by Donald Graeff
(Spring Hill, Florida)
Huntington Bay - Where this story takes place
About 1933 I was cruising Huntington Bay in my Dad's Chris-Craft and noticed an old gray-haired man on the shore tugging on a rope which was attached to an old wooden sail boat.
Obviously in trouble, I tossed him a tow rope and pulled him into the rapidly flowing inlet into Huntington Harbor toward my Dad's boathouse. As we approached the shore it became more evident who this person emerged to be...
Long gray, straggling, dirty appearing long trails of curly hair running down his back and a very heavy German accent when he spoke. Who was this stranger? None other than the internationally renown scientist, Albert Einstein.
I knew he was renting a bungalow near my dad, but I never expected to meet him. He gladly gave me his autograph on a piece of scrap paper I found in the bottom of his boat. I brought it home and donated the autographed paper to Chaminade High School, which I was attending at the time.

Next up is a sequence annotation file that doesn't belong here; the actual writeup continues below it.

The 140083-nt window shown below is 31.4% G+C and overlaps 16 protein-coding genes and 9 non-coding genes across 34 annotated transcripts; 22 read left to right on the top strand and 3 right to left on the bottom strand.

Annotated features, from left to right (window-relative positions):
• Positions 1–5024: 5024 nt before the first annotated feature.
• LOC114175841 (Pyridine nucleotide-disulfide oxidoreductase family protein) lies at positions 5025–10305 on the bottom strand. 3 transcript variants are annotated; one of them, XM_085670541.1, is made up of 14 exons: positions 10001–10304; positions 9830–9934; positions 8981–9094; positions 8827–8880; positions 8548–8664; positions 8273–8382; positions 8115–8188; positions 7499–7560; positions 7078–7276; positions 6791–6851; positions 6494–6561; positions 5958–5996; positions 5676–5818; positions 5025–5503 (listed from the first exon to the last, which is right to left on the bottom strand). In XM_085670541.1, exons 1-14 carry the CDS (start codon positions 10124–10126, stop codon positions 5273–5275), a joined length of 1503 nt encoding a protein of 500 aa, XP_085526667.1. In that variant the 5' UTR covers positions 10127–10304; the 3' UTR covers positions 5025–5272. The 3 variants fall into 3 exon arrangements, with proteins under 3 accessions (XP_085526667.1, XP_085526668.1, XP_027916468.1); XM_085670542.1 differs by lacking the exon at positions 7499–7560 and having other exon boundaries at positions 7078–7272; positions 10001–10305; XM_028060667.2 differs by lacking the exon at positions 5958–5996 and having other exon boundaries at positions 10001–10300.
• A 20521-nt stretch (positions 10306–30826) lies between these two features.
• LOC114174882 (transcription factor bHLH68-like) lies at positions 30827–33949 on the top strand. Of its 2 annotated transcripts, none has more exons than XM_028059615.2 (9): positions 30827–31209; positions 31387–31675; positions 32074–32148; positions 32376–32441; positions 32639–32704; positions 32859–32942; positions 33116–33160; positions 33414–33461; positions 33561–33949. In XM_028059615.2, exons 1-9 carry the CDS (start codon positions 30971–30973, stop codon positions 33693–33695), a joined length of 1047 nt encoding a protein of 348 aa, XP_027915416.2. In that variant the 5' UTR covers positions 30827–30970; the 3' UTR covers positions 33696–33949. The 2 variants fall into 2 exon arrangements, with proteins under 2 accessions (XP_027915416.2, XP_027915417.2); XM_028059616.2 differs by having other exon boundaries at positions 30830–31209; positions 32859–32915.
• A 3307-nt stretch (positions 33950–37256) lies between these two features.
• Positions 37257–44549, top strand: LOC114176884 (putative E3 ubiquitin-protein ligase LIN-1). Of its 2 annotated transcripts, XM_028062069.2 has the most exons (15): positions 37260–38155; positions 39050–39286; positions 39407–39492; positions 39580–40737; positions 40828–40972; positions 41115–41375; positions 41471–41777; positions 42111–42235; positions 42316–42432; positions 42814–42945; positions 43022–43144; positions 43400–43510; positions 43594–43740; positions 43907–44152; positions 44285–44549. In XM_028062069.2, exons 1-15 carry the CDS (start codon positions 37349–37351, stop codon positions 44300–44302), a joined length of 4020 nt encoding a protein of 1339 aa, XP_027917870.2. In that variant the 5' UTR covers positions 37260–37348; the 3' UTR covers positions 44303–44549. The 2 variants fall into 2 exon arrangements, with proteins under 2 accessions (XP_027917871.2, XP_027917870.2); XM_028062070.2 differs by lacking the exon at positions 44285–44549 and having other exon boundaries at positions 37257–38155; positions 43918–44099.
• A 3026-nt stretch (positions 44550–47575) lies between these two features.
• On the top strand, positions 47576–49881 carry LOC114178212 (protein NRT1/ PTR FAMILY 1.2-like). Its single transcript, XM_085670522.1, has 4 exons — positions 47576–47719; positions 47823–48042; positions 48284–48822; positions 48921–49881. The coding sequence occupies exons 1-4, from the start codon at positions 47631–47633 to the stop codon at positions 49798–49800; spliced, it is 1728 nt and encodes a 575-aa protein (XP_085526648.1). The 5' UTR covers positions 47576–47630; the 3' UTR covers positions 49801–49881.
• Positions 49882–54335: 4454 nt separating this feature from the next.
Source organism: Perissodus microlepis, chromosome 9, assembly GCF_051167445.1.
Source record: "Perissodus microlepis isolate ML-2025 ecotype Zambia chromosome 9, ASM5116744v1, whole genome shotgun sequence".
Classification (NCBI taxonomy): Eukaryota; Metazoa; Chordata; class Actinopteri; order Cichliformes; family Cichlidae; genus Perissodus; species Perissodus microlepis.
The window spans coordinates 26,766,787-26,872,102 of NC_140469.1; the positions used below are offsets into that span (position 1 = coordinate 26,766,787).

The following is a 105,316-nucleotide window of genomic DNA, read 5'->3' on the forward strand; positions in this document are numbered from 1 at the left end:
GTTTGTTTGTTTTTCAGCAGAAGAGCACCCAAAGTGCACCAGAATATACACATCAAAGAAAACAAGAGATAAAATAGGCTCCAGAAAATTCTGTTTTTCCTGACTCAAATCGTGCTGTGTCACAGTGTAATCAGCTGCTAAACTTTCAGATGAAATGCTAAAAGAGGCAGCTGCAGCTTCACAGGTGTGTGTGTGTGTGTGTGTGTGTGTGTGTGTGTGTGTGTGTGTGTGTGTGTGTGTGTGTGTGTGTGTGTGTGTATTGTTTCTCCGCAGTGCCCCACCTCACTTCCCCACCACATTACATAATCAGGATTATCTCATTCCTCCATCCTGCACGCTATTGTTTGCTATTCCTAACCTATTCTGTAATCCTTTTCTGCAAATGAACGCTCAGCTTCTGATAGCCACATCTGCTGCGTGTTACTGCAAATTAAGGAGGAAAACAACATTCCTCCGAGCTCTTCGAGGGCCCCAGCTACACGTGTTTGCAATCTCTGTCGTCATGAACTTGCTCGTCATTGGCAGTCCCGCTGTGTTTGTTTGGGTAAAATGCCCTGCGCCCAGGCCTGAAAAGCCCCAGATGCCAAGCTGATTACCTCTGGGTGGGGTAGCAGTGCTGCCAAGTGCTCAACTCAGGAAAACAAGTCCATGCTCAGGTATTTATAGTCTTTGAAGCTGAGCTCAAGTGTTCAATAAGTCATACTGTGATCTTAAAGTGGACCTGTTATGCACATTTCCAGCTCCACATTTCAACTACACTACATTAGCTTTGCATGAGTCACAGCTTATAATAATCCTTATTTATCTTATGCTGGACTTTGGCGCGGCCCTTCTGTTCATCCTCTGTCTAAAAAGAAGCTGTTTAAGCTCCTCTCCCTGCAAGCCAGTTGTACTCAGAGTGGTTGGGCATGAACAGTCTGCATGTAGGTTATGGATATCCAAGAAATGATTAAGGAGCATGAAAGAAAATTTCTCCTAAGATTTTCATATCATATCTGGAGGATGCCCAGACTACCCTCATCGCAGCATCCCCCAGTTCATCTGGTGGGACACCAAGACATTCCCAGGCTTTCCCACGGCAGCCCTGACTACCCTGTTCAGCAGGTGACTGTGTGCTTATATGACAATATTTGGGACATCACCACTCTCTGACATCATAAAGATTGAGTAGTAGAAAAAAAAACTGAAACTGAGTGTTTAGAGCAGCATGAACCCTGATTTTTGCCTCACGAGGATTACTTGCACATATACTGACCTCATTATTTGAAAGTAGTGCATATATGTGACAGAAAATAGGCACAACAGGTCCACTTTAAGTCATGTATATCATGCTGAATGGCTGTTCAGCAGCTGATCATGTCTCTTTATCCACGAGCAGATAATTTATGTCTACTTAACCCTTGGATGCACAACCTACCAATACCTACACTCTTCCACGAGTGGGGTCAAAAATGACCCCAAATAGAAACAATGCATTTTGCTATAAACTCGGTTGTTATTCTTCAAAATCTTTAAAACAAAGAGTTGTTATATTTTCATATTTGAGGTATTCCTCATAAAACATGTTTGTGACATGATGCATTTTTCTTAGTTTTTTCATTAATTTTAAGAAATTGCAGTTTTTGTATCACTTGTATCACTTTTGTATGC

I never saw him again, but it will always be a memory I will never forget.
Albert Einstein spent several summers on Long Island
. He was not a good sailor and and there are many stories of people rescuing him and his little 15' sailboat Tinef (Yiddish for Junk) from the waters of the Little Peconic Bay.
The cottage he stayed in stills exists, is privately owned, and not open to the public.
Read more about Albert Einstein's summers on Long Island.